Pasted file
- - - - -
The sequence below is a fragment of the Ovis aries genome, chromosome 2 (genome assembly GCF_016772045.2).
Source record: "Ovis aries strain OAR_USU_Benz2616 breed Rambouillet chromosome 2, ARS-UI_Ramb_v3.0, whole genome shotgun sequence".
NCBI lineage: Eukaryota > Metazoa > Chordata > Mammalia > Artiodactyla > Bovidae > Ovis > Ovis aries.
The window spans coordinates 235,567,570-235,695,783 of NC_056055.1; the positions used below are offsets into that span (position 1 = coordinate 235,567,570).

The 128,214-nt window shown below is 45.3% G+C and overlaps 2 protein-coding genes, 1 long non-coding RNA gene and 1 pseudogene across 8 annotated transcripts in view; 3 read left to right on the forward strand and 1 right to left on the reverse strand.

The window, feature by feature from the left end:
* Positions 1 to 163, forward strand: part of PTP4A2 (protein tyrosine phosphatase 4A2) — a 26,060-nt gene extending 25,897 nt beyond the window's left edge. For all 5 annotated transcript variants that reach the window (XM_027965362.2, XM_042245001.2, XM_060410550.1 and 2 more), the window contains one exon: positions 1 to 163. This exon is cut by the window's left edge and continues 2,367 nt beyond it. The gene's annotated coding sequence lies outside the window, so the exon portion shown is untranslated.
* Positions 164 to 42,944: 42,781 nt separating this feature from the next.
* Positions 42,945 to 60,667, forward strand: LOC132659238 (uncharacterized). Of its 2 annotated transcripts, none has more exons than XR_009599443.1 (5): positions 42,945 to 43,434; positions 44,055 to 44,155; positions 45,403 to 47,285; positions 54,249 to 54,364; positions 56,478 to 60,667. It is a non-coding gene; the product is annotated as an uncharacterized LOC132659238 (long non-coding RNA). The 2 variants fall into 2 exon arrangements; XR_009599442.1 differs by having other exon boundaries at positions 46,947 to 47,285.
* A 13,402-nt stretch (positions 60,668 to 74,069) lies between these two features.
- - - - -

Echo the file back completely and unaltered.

The sequence below is a fragment of the Ovis aries genome, chromosome 2 (genome assembly GCF_016772045.2).
Source record: "Ovis aries strain OAR_USU_Benz2616 breed Rambouillet chromosome 2, ARS-UI_Ramb_v3.0, whole genome shotgun sequence".
NCBI lineage: Eukaryota > Metazoa > Chordata > Mammalia > Artiodactyla > Bovidae > Ovis > Ovis aries.
The window spans coordinates 235,567,570-235,695,783 of NC_056055.1; the positions used below are offsets into that span (position 1 = coordinate 235,567,570).

The 128,214-nt window shown below is 45.3% G+C and overlaps 2 protein-coding genes, 1 long non-coding RNA gene and 1 pseudogene across 8 annotated transcripts in view; 3 read left to right on the forward strand and 1 right to left on the reverse strand.

The window, feature by feature from the left end:
* Positions 1 to 163, forward strand: part of PTP4A2 (protein tyrosine phosphatase 4A2) — a 26,060-nt gene extending 25,897 nt beyond the window's left edge. For all 5 annotated transcript variants that reach the window (XM_027965362.2, XM_042245001.2, XM_060410550.1 and 2 more), the window contains one exon: positions 1 to 163. This exon is cut by the window's left edge and continues 2,367 nt beyond it. The gene's annotated coding sequence lies outside the window, so the exon portion shown is untranslated.
* Positions 164 to 42,944: 42,781 nt separating this feature from the next.
* Positions 42,945 to 60,667, forward strand: LOC132659238 (uncharacterized). Of its 2 annotated transcripts, none has more exons than XR_009599443.1 (5): positions 42,945 to 43,434; positions 44,055 to 44,155; positions 45,403 to 47,285; positions 54,249 to 54,364; positions 56,478 to 60,667. It is a non-coding gene; the product is annotated as an uncharacterized LOC132659238 (long non-coding RNA). The 2 variants fall into 2 exon arrangements; XR_009599442.1 differs by having other exon boundaries at positions 46,947 to 47,285.
* A 13,402-nt stretch (positions 60,668 to 74,069) lies between these two features.